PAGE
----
Security & Fraud

EU Launches Financial Crime Team To Police Pandemic Economy

eu-financial-crime-pandemic

The European Union (EU) has established a new unit to wage war against financial crime amid an economy struck by the coronavirus pandemic.

Europol, EU’s police department, has given the green light for a 65-person investigative division to fight fraud and money laundering, DW.com reported. These crimes are expected to rise in the wake of the economic downturn caused by the coronavirus pandemic.

 “The fallout from the COVID-19 pandemic has weakened our economy and created new vulnerabilities from which crime can emerge,” Europol head Catherine de Bolle told the news site.

Dubbed the “European Financial and Economic Crime Center” (EFFEC), they are tasked with collaborating with Europol.

Echoing words used in the Watergate investigation of the 1970s, Europol wrote on Twitter “We need to follow the money.”

In a statement, Europol said, “The ultimate purpose of criminals is financial profit. To effectively fight organized crime we need to follow the money to its ultimate destination and take it away from criminals. That's why today #Europol is launching the EFFEC.”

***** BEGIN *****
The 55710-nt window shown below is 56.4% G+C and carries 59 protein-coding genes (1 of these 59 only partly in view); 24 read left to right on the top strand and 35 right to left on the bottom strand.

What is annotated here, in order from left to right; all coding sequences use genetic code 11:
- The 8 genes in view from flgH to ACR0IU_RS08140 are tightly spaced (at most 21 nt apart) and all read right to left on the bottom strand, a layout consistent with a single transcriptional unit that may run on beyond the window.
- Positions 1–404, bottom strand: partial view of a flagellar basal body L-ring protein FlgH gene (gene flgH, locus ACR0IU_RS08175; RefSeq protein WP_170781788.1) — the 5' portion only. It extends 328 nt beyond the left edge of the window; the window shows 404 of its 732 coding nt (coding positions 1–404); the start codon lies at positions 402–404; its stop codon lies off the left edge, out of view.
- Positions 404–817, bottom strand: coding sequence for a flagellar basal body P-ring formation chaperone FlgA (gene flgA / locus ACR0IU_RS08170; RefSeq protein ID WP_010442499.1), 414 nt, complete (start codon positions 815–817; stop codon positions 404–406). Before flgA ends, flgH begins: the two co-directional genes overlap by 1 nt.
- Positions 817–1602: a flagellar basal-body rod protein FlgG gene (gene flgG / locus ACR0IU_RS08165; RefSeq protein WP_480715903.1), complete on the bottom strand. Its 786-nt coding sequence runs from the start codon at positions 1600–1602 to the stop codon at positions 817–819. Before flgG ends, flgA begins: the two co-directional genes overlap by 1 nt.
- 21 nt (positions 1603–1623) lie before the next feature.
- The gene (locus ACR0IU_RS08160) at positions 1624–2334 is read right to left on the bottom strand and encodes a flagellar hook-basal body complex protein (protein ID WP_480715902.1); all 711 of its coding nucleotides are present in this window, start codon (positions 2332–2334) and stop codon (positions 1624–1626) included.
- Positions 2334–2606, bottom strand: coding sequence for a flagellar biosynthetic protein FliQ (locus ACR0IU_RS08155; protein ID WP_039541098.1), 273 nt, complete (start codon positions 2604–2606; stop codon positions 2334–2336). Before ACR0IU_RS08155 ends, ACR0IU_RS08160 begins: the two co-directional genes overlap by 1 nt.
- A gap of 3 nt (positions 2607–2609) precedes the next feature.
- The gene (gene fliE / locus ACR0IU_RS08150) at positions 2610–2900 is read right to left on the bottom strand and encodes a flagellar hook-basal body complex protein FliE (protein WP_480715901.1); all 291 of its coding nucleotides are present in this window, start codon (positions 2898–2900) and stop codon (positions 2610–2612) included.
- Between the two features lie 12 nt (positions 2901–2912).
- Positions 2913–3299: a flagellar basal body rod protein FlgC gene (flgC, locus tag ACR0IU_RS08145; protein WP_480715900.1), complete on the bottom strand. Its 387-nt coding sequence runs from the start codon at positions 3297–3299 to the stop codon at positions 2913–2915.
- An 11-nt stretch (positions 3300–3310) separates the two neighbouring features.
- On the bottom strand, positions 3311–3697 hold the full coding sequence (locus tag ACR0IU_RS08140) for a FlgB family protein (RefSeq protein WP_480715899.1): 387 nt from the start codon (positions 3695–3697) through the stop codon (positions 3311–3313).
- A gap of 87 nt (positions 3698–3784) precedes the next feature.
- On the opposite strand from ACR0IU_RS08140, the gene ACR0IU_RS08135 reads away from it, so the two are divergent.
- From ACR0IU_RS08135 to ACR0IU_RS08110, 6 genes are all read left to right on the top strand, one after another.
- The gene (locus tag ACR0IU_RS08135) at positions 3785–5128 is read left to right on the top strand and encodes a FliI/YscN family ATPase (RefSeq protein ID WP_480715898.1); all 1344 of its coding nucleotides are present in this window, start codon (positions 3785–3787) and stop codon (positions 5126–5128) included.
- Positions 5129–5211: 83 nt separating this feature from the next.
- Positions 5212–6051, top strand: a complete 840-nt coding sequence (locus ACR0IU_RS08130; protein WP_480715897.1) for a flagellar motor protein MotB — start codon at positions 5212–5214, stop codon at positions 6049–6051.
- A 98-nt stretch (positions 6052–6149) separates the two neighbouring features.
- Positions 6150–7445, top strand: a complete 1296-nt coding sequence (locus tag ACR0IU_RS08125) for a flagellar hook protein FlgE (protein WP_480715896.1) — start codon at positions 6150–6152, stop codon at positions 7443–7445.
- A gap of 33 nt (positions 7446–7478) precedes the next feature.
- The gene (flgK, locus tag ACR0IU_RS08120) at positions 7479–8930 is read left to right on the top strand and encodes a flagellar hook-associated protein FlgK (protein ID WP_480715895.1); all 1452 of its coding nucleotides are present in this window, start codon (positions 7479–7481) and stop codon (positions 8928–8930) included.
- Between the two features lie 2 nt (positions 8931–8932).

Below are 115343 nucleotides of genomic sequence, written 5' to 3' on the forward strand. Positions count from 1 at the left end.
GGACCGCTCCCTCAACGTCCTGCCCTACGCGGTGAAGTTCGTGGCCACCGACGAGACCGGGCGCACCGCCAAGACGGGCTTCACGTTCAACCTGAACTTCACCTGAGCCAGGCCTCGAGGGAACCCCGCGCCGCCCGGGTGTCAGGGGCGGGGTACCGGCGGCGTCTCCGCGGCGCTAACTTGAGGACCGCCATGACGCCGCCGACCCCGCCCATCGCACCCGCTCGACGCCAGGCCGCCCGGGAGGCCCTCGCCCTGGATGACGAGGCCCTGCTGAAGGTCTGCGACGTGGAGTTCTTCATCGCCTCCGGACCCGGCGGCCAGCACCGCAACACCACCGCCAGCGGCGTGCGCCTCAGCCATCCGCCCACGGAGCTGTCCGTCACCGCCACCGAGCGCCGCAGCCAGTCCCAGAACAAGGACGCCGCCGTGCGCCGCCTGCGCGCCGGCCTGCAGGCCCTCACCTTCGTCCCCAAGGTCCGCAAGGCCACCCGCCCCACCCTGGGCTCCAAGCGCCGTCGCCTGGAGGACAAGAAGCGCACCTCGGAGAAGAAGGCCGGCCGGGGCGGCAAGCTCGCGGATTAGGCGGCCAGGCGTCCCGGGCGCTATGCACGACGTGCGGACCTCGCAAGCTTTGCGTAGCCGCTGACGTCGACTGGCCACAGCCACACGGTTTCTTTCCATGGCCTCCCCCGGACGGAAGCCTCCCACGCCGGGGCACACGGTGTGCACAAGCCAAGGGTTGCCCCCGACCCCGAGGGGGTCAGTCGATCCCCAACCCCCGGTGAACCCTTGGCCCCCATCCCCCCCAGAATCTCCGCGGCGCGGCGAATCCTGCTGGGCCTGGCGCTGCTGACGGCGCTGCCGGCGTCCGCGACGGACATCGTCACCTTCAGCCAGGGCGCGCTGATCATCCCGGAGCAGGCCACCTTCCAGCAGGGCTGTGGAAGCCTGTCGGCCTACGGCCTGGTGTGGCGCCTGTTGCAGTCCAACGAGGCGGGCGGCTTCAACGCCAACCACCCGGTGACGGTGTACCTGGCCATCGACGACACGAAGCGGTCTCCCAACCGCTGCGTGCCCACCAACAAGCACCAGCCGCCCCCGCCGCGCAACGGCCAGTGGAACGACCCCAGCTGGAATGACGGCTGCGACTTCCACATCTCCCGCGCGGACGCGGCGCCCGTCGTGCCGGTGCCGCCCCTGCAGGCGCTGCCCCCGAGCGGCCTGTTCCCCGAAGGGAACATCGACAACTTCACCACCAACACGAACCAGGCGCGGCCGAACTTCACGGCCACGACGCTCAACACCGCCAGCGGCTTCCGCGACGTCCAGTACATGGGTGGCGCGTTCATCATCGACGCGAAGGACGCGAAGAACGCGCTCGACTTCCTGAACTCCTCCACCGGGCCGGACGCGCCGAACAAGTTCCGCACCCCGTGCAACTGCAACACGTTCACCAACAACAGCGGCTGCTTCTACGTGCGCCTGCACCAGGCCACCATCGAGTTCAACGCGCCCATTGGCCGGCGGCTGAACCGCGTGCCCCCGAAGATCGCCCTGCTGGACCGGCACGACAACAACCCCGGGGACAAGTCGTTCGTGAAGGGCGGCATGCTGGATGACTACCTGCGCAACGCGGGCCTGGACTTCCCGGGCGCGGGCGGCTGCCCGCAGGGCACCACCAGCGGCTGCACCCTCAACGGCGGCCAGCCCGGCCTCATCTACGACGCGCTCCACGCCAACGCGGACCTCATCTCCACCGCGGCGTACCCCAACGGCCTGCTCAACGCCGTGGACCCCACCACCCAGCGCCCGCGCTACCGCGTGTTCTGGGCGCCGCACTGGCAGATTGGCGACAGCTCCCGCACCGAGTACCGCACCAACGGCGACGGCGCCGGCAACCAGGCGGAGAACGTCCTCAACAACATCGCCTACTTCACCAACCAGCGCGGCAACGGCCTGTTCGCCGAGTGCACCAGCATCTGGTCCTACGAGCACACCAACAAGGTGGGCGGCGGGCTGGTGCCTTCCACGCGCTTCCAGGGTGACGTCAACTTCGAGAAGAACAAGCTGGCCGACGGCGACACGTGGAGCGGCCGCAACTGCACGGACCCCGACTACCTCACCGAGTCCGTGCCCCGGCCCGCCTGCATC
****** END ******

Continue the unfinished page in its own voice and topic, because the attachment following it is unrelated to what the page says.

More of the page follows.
Among the sectors Europol said are at-risk by criminals during the expected economic downturn include construction, hospitality, travel and tourism, DW reported.

The new team is expected to work with authorities in the EU's 27 member countries.

The EU estimates that 99 percent of criminal profits in Europe are never recovered. The nations say they are concerned about bailout payments made to taxpayers and business owners that governments have offered to ease the effects of the pandemic. There's no doubt these subsidies will be targeted by criminals seeking to defraud the public, Europol warned.

Last month, PYMNTS reported the rise in financial crime during the pandemic swelled by 667 percent between the end of February and the end of March.

The report noted the thefts during the COVID-19 pandemic stem from the volume of customers digitally accessing their banks; phishing attacks; and cybercriminals who impersonate banks and government agencies and send emails prompting recipients to enter passwords or other authorization details into fraudulent websites.

PYMNTS revealed some phishers claim to be from the Centers for Disease Control and Prevention or World Health Organization, exploiting victims’ trust in these organizations to gain access to their bank accounts.

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